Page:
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  25. 13. literally nothing in the universe can replace a good night's sleep, finding ways to get better-quality, more consistent sleep will often pay off faster than anything else in terms of overall mental and physical well-being.
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  27. 14. don't stop meds cold-turkey, taper them, stopping any antidepressant without tapering will usually make you feel like shit, even if you are no longer depressed.
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  29. 15. be wary of pathologizing yourself too hard; it tends to be self-limiting, use diagnoses as tools to understand yourself, but don't keep yourself down with them.
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  31. 16. depression, anxiety, (c)ptsd, adhd, autism, bipolar, bpd, and even schizophrenia (among others) are often facets of the same overall shape, which is why it is very common for people to have multiple diagnoses, you are a whole person; trying to cordon off your mental health issues into separate gardens is rarely useful.
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  33. 17. all psychiatric drugs are a tool: nothing more, nothing less, there is no shame in using them, but there's also no shame in not using them, subscribing to an all-or-nothing view of medication can be very self-limiting, for example, the "chemical imbalance" theory of depression is a pop-culture fabrication with almost no scientific basis, it often serves to convince people that their depression is some permanent unchangeable thing, but you don't need that story to justify using an antidepressant, that antidepressant is still a valid tool that you are allowed to use, just as you are allowed to use a therapy technique or a good night's sleep, it is also its own tool; it is not equivalent to anything else, nor does it serve to replace anything else, you can combine it with other things.
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  35. 18. with the right set, setting, and dosage, a good psychedelic drug and/or entactogen can often be worth more than years of therapy, this doesn't mean the therapy isn't useful — you can do both! don't limit yourself (bonus points: at the same time, yes, that's a thing, highly recommended if you can get the opportunity), do your research first, check out rollsafe, tripsafe, and MAPS.
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  37. 19. all your favorite characters have flaws and mess up because a story about heroes who never lose tends to be pretty boring, make sure to love their flaws too, not just their "good parts", if you can love their flaws, you will eventually learn to love your own.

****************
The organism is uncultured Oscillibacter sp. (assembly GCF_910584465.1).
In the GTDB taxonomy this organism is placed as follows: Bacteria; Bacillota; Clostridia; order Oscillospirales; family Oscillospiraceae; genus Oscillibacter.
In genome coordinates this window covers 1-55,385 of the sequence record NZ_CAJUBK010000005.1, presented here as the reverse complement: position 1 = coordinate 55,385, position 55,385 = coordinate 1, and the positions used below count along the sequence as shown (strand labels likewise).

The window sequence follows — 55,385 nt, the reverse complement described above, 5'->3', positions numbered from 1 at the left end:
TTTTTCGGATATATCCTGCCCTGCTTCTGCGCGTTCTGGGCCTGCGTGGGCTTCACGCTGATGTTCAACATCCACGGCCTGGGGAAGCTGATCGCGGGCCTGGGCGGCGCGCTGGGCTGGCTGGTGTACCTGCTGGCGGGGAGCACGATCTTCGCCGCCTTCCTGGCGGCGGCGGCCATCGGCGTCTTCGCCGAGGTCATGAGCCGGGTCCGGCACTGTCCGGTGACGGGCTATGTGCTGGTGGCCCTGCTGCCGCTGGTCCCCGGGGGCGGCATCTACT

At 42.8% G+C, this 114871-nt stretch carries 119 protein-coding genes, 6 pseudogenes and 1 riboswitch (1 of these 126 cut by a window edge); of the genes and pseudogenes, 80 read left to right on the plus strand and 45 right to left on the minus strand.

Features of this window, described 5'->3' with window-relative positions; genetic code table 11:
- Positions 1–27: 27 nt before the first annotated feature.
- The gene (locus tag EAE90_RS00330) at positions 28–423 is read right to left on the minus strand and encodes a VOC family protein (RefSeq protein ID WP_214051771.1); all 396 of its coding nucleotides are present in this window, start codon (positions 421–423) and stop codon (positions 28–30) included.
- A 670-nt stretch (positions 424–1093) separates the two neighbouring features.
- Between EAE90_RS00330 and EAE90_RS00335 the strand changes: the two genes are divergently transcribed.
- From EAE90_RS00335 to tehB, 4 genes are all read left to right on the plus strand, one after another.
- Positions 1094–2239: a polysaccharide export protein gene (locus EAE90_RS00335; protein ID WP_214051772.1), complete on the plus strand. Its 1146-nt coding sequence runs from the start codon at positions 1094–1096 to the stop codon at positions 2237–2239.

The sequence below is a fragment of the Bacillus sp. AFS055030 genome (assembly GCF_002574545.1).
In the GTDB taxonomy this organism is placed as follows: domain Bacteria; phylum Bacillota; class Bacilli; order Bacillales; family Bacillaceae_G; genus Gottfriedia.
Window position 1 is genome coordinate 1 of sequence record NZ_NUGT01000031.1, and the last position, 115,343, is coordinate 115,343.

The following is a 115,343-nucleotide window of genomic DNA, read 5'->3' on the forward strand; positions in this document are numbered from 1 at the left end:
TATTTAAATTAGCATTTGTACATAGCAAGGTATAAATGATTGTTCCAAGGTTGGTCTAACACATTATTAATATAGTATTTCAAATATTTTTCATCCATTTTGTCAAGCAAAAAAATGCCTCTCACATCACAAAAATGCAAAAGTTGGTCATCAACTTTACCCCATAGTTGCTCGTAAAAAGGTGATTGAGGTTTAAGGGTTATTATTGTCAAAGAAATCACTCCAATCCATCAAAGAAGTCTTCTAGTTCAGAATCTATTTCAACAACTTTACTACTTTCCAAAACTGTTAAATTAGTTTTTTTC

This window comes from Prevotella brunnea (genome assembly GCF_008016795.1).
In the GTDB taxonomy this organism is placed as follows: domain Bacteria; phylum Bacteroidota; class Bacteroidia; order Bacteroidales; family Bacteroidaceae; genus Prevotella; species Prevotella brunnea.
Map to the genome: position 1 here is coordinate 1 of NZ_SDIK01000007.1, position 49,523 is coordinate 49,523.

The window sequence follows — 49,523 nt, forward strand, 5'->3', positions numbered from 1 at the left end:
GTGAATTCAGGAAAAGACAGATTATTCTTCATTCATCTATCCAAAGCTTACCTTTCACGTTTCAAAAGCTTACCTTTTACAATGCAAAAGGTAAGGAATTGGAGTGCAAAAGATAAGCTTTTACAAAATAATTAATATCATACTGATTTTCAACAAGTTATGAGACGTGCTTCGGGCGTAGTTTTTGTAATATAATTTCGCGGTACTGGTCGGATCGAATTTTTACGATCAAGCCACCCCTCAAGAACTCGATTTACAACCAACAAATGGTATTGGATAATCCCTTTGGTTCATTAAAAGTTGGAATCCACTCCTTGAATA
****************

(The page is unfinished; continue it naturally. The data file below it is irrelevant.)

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  39. 20. be cautious of the trap of "trying to be useful to others because you don't believe you can be loved", this tends to be a self- fulfilling prophecy.
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  41. 21. if you don't feel like you can love yourself, practice loving and appreciating the rest of the world, including all its flaws, especially the flaws that look a lot like you. tell everyone and everything how much you appreciate it. it's good practice and tends to come back around later.
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  43. 22. the things we decry most in others are often the things we hate most in ourselves, or regret most from our past, try to identify those things: accepting them in others is the key both to accepting our past flaws and improving our present ones.
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  45. 23. every bad thing has good parts and if you get used to looking for them you'll find a lot of clever shit you can use. for example, "my brain is so stupid!" yes maybe it is but can you take advantage of the ways in which your brain is stupid? rotate your way of thinking and you'll find all kinds of cleverness just waiting right outside your window.
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  47. 24. the first step to finding a way to be happier tomorrow is working on finding ways to be happier right now. we've been told to do it our entire lives but putting off your own happiness is self-limiting, this isn't about self-indulgence per se, but rather about finding ways to appreciate where we are now and finding the good parts, even in bad things.
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  49. 25. if you look entirely outwards for a few dozen minutes, paying maximal attention to the world around you and absolutely none to your own thoughts, you can basically reset your entire mental state, this is why "going for a walk" can work really well if done right, meditation can be used for this effect too.